First of all, Flores confirmed Microsoft has indeed taken a different approach to promoting the next release of Windows. "We know that when we talk about our plans for the next release of Windows, people take action. As a result, we can significantly impact our partners and our customers if we broadly share information that later changes," he explains, "With Windows 7, we're trying to more carefully plan how we share information with our customers and partners. This means sharing the right level of information at the right time depending on the needs of the audience.
More interesting are the rather clear goals Flores puts forth for Windows 7:
Apparently, Windows 7 will focus on performance - not a bad idea seeing the lukewarm reception Vista has gotten was mostly based on its demanding requirements.
Steven Sinofsky, Microsoft's Windows chief, also broke the silence today in an interview with CNet's Ina Fried. He reiterated the three year time frame, where Windows 7 is scheduled for release three years after Windows Vista. Sinofsky also confirmed what Flores had to say: driver and programs that work on Vista will also work on Windows 7. "We're very clear that drivers and software that work on Windows Vista are going to work really well on Windows 7; in fact, they'll work the same. We're going to not introduce additional compatibilities, particularly in the driver model." He added that Windows Server 2008's kernel is an evolution of Vista's kernel, and Windows 7's kernel will be an evolution of the Server 2008 kernel.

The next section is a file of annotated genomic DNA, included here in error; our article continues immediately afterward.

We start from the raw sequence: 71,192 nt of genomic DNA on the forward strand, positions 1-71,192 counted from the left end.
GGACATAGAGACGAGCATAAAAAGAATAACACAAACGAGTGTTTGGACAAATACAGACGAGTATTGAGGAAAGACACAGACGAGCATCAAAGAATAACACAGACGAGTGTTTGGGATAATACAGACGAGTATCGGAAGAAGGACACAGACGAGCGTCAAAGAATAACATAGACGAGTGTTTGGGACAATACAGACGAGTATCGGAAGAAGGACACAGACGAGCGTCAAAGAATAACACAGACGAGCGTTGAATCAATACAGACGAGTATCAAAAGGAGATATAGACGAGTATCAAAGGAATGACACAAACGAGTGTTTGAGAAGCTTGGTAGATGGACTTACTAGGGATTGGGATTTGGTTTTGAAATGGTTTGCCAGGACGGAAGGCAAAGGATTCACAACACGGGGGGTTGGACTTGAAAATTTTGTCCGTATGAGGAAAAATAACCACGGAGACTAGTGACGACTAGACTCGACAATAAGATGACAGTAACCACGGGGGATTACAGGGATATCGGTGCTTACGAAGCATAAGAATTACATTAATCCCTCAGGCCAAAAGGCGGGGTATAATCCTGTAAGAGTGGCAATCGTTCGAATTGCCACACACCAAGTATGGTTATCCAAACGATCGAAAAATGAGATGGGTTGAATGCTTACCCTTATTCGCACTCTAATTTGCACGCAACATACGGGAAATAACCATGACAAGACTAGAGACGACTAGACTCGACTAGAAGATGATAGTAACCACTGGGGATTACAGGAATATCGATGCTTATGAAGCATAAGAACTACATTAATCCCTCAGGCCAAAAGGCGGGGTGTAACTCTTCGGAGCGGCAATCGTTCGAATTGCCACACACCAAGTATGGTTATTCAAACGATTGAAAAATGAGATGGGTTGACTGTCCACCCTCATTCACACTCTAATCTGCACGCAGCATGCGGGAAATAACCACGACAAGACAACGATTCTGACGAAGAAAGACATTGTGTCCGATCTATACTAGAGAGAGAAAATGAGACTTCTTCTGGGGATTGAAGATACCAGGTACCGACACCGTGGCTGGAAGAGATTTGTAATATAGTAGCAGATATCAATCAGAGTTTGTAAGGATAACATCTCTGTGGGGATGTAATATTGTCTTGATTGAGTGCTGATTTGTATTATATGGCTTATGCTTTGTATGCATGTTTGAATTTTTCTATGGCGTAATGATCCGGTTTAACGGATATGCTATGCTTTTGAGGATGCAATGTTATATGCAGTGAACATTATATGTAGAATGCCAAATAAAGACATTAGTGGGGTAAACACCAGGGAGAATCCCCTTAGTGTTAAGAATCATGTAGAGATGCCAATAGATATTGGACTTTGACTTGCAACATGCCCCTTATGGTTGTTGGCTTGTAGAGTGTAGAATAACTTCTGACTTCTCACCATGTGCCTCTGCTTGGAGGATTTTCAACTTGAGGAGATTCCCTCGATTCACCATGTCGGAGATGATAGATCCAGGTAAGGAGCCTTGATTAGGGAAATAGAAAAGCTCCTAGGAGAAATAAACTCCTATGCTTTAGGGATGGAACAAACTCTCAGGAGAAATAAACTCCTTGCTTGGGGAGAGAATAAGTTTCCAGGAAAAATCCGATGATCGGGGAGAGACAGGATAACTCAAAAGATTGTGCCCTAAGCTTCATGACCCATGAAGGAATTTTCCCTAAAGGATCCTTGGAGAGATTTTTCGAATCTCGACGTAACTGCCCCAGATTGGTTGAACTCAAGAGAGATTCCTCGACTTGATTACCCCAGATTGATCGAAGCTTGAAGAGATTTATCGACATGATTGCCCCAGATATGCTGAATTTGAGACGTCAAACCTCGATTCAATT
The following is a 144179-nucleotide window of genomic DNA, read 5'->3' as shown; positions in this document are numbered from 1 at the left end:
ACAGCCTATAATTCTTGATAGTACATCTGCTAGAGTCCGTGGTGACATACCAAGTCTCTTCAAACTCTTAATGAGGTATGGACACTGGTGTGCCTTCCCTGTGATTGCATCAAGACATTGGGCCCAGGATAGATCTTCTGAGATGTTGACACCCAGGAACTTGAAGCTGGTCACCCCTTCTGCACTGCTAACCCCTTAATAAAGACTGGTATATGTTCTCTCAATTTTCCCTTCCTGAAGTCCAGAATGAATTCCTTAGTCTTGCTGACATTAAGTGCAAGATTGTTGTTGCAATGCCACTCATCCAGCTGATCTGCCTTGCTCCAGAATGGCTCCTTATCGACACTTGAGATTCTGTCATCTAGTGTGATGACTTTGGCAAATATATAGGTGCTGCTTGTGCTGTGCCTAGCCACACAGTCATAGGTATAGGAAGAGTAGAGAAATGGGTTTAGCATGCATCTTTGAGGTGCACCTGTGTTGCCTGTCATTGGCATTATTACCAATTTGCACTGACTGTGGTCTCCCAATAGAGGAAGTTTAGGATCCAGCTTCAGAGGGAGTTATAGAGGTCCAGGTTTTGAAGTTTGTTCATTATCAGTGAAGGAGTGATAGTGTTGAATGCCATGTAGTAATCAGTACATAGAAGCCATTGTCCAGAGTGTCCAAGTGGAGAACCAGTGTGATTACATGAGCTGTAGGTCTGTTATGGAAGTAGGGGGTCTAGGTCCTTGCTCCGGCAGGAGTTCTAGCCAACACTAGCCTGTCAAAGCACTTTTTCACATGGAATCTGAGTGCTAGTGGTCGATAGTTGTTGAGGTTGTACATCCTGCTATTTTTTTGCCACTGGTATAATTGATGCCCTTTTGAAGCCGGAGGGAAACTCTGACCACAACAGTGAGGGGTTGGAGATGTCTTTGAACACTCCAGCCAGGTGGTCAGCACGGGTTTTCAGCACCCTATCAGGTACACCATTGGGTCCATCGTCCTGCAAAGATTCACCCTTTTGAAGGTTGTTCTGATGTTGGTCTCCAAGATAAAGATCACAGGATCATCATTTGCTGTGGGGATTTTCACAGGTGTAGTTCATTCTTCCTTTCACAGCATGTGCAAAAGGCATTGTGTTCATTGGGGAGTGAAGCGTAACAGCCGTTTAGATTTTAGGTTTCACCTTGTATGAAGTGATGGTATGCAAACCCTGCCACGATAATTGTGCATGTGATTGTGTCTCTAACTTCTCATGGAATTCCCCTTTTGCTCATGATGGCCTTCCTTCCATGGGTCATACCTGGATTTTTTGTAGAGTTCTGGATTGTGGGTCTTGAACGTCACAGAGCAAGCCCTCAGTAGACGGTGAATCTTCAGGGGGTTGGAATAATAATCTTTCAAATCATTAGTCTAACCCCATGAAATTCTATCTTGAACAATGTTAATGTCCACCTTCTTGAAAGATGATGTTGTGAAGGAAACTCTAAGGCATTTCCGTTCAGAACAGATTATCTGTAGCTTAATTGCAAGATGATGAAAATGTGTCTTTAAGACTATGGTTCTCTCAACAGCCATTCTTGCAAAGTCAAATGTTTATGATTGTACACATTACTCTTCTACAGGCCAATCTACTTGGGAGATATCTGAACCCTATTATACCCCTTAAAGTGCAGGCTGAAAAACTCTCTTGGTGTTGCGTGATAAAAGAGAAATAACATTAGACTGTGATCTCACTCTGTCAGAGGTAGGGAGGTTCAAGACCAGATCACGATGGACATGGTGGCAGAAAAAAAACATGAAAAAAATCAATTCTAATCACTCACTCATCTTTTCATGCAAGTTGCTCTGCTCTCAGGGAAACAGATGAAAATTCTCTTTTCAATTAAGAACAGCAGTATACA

Ina Fried posed some interesting questions to Sinofsky, one of which is about backwards compatibility. Many people, including myself, have argued for an Apple-like approach: move backwards compatibility into a virtual machine. Sinofsky dismissed the idea of looking at backwards compatibility as a burden or challenge:
Lastly, IStartedSomething claims that during the Ballmer-Gates keynote speech at the D6 conference today, Windows 7 will make its first public appearance. "Whether or not we'll actually see a live build of Windows 7 or purely a technology demo of a specific feature remains a mystery, but it's sure exciting," the website states. In light of the rather tight-lipped approach both Sinofsky and Flores have just taken, I'm not sure whether this claim holds any water - but who knows. Be sure to keep an eye on the D6 website.